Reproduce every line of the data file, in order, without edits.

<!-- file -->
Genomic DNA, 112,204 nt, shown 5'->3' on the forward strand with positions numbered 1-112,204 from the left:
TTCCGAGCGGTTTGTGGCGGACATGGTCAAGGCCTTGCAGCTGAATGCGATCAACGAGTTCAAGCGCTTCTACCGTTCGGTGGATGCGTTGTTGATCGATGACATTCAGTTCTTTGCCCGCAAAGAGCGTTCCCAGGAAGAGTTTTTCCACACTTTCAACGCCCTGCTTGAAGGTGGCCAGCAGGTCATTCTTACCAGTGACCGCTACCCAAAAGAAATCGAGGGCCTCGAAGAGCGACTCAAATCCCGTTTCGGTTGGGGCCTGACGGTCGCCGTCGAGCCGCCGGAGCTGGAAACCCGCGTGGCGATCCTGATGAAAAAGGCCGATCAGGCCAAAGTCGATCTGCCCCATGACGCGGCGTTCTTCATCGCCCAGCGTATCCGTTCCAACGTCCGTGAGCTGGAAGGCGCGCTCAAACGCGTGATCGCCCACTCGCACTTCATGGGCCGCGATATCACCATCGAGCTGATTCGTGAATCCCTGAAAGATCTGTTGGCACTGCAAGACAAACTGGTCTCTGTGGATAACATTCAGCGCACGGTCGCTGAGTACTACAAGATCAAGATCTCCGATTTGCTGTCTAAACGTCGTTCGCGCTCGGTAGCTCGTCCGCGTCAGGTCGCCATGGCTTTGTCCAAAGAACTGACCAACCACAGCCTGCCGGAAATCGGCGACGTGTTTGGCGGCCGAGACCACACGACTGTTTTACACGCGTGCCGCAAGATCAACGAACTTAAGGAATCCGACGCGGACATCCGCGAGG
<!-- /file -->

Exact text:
Genomic DNA, 112,204 nt, shown 5'->3' on the forward strand with positions numbered 1-112,204 from the left:
TTCCGAGCGGTTTGTGGCGGACATGGTCAAGGCCTTGCAGCTGAATGCGATCAACGAGTTCAAGCGCTTCTACCGTTCGGTGGATGCGTTGTTGATCGATGACATTCAGTTCTTTGCCCGCAAAGAGCGTTCCCAGGAAGAGTTTTTCCACACTTTCAACGCCCTGCTTGAAGGTGGCCAGCAGGTCATTCTTACCAGTGACCGCTACCCAAAAGAAATCGAGGGCCTCGAAGAGCGACTCAAATCCCGTTTCGGTTGGGGCCTGACGGTCGCCGTCGAGCCGCCGGAGCTGGAAACCCGCGTGGCGATCCTGATGAAAAAGGCCGATCAGGCCAAAGTCGATCTGCCCCATGACGCGGCGTTCTTCATCGCCCAGCGTATCCGTTCCAACGTCCGTGAGCTGGAAGGCGCGCTCAAACGCGTGATCGCCCACTCGCACTTCATGGGCCGCGATATCACCATCGAGCTGATTCGTGAATCCCTGAAAGATCTGTTGGCACTGCAAGACAAACTGGTCTCTGTGGATAACATTCAGCGCACGGTCGCTGAGTACTACAAGATCAAGATCTCCGATTTGCTGTCTAAACGTCGTTCGCGCTCGGTAGCTCGTCCGCGTCAGGTCGCCATGGCTTTGTCCAAAGAACTGACCAACCACAGCCTGCCGGAAATCGGCGACGTGTTTGGCGGCCGAGACCACACGACTGTTTTACACGCGTGCCGCAAGATCAACGAACTTAAGGAATCCGACGCGGACATCCGCGAGG